Just this morning I saw Sean Collins saying this:
The problem is, well, why on earth do you need to Kickstart a project in which 60 illustrators who (judging from the samples) draw in lush, inviting, commercial-friendly styles make pin-ups from someone else’s intellectual property, drawn from a show that’s so hugely popular with the project’s target audience that it could make its money back and then some during the first hour of SPX without breaking a sweat? If the project’s publisher had asked its 60 contributors to paypal her twelve bucks, that would have covered the $700 goal of the kickstarter right there. Indeed the modest amount being requested makes it more baffling, not less, since it’s undeniable that the zine could have been independently funded with a modicum of self-sacrifice, which again would no doubt be handsomely rewarded the moment the book went on sale. Instead, what we have is a project that’s made three times its goal amount with 18 days to go.
(the bolds in each quote are mine, of course)
and I have a real problem with this type of thinking. ’cause here’s the thing: life sucks. You can get sick once and find yourself under three years of debt. You can save money for two years and see it all wiped out because of something you couldn’t have predicted. You can live life exactly the way you’re supposed to and still find yourself directly behind the eight ball.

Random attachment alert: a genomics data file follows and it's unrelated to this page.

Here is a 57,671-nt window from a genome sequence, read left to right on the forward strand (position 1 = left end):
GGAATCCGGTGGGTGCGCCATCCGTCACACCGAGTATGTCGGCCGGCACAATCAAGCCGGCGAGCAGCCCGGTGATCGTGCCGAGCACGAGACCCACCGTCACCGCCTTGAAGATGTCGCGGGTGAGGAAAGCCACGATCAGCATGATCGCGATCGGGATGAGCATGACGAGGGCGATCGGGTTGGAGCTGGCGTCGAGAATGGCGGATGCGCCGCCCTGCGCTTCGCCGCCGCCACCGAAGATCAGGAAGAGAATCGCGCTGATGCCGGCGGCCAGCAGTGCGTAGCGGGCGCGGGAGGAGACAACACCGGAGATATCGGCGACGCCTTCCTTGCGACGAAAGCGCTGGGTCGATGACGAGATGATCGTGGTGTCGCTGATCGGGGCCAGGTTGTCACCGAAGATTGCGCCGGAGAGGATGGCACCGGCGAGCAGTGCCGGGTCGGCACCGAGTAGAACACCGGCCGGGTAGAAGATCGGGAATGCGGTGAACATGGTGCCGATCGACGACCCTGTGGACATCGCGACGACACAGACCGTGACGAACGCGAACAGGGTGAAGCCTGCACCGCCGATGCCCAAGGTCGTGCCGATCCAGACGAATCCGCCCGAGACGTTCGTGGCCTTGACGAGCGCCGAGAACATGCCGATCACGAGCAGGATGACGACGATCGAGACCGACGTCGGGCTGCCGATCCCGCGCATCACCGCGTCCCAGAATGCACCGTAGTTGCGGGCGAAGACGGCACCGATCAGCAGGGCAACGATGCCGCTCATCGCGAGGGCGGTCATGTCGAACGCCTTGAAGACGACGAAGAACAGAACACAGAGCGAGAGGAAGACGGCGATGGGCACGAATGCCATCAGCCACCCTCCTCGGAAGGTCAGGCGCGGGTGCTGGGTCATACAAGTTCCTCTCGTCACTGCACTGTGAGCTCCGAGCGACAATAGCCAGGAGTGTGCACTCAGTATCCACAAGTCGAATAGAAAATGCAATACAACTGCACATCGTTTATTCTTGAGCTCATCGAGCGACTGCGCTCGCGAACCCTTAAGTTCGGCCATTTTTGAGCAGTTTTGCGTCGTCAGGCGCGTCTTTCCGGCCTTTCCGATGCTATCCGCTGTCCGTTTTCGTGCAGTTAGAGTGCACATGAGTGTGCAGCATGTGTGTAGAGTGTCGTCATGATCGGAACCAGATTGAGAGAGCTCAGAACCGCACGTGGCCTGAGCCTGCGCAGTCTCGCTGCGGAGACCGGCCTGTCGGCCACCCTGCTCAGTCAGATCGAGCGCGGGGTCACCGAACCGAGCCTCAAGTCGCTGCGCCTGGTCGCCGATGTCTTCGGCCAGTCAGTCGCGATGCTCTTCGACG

That goes for artists, too. A “sure thing” is a fake idea. It’s a cudgel for an argument. Any number of sure things flop and fail every single day, from a new Superman movie taking inspiration from the Christopher Reeve flicks to asking out a pretty girl who smiled at you on the bus. There is no such thing as a sure thing. This is true in life and it is definitely true in comics.
“Maybe you should sacrifice some! Maybe you should sell your boots!” is hilariously insulting. It assumes that the people involved haven’t already done so. It assumes that the people involved can afford to do so. If I wanted to launch a new website with robust content right now, or that podcast I talked about, I couldn’t afford to. I have a full-time job, a vaguely-lucrative part-time gig, and I couldn’t afford to do that. It’s a time and money investment that I simply cannot make right now, no matter how great an idea it is or how much money it might make if I take it to SPX or sell it door-to-door. I can’t afford it because I’ve got bills. I’ve got student loans. I’ve got a lot of things on my plate, and even carving out the time that needs investing for those projects would result in something slipping elsewhere. I can only do so much. I can only afford so much. And I possibly have more freedom than a lot of artists, in that I have a job that pays me every two weeks without fail. I don’t have to seek out freelance work like I used to.